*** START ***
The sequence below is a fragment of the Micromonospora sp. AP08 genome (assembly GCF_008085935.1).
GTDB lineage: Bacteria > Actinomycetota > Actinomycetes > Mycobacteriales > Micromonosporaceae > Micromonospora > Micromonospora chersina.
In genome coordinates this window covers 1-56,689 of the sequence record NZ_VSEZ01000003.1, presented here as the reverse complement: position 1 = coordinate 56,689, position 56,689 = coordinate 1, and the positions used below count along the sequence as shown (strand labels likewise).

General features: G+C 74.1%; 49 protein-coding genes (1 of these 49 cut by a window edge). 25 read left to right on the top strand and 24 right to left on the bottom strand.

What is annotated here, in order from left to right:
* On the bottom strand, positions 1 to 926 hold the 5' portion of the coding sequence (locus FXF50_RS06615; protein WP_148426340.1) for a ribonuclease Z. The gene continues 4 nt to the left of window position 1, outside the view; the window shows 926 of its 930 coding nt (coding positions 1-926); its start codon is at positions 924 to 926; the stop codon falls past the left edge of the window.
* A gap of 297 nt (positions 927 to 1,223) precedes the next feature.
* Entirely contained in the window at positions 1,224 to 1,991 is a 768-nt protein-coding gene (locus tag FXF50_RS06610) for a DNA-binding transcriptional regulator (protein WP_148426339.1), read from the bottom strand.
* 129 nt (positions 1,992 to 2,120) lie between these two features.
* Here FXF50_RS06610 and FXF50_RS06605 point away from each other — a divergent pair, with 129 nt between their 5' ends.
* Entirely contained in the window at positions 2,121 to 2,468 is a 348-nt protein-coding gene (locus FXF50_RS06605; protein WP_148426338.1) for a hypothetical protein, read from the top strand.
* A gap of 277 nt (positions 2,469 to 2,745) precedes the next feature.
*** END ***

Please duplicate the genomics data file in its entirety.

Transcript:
The sequence below is a fragment of the Micromonospora sp. AP08 genome (assembly GCF_008085935.1).
GTDB lineage: Bacteria > Actinomycetota > Actinomycetes > Mycobacteriales > Micromonosporaceae > Micromonospora > Micromonospora chersina.
In genome coordinates this window covers 1-56,689 of the sequence record NZ_VSEZ01000003.1, presented here as the reverse complement: position 1 = coordinate 56,689, position 56,689 = coordinate 1, and the positions used below count along the sequence as shown (strand labels likewise).

General features: G+C 74.1%; 49 protein-coding genes (1 of these 49 cut by a window edge). 25 read left to right on the top strand and 24 right to left on the bottom strand.

What is annotated here, in order from left to right:
* On the bottom strand, positions 1 to 926 hold the 5' portion of the coding sequence (locus FXF50_RS06615; protein WP_148426340.1) for a ribonuclease Z. The gene continues 4 nt to the left of window position 1, outside the view; the window shows 926 of its 930 coding nt (coding positions 1-926); its start codon is at positions 924 to 926; the stop codon falls past the left edge of the window.
* A gap of 297 nt (positions 927 to 1,223) precedes the next feature.
* Entirely contained in the window at positions 1,224 to 1,991 is a 768-nt protein-coding gene (locus tag FXF50_RS06610) for a DNA-binding transcriptional regulator (protein WP_148426339.1), read from the bottom strand.
* 129 nt (positions 1,992 to 2,120) lie between these two features.
* Here FXF50_RS06610 and FXF50_RS06605 point away from each other — a divergent pair, with 129 nt between their 5' ends.
* Entirely contained in the window at positions 2,121 to 2,468 is a 348-nt protein-coding gene (locus FXF50_RS06605; protein WP_148426338.1) for a hypothetical protein, read from the top strand.
* A gap of 277 nt (positions 2,469 to 2,745) precedes the next feature.